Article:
PHP: debug_backtrace vs. debugger call stack

Remember that we explicitly added the line starting with #BP: using magic constants.

WTF?resolutionPHP’s debug_backtrace() function works differently than some folks would expect since it is reporting the specific line/function name that is calling the next stack frame rather than the enclosing function scope as you might see in a debugger or other similar contexts.

If I were to rearrange the output to appear more intuitively (for me) and compare the two directly, it would look something like this:Notice that in order to get results similar to my “standard” call stack, you would have to index into one row of the debug_backtrace() output for the class and function name and then index into the next row up of that output for the file name and line number.

For example, in order to simulate my row #1 (line 11) from the “standard” call stack above you would index into row #1 (line 5) for the class and function but you’d look at row #0 (line 4) for the file name and line number.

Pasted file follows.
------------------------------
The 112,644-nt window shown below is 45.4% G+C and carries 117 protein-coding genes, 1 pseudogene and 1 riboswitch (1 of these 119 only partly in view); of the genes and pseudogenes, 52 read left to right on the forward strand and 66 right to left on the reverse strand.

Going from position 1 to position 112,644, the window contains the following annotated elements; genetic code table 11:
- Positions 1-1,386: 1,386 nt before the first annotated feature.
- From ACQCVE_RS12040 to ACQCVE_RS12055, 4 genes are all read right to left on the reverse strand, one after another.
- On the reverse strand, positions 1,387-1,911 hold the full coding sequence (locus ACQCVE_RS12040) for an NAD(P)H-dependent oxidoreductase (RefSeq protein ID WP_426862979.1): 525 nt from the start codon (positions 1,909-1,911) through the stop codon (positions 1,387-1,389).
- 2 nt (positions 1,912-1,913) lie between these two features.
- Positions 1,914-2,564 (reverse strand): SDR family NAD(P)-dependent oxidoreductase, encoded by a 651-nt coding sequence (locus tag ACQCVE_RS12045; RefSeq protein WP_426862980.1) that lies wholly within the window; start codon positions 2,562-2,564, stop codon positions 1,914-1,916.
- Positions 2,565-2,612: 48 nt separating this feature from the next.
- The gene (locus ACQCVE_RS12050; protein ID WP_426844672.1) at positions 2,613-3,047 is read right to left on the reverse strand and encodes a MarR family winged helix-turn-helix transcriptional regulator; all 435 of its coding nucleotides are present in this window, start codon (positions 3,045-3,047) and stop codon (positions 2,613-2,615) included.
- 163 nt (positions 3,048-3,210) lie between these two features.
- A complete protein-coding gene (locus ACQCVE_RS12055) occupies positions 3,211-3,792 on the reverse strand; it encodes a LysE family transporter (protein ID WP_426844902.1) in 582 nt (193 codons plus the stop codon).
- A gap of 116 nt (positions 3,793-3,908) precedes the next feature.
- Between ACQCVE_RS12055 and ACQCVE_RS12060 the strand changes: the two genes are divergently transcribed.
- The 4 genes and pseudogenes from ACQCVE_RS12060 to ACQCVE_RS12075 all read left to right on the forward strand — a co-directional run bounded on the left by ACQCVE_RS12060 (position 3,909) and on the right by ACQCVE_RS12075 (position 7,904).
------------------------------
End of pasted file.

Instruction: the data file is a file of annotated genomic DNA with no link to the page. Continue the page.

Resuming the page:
comparisonOther debug trace tools do not work the way debug_backtrace() works in PHP.

For example, this is the output from Python’s traceback.

print_stack() function when applied to a port of the example code above: File "c.

py", line 10, in <module> CClass.

c_function('param') File "c.

py", line 8, in c_function BClass.

b_function(1, 'two') File "/data/tmp/html/b.

py", line 18, in b_function AClass.

a_function(True) File "/data/tmp/html/a.

py", line 27, in a_function traceback.


stdout)Here we have similar information output as {file}{line no.

}{enclosing scope}.

The actual line of code (that is calling the next stack frame) is shown on the next line by itself.

This format is nice because it presents the location of the stack frame all on one line and it allows another entire line for code itself.

conclusionThe output from PHP’s debug_backtrace() function is counter-intuitive if you are coming from a debugger or another language like Python.

However, all the information you are looking for is there if you rearrange it a little to suit yourself.

Knowing this, I may write a debug_print_stack() utility function for PHP which indexes into different places, uses magic constants, and includes clear comments to explain exactly why.

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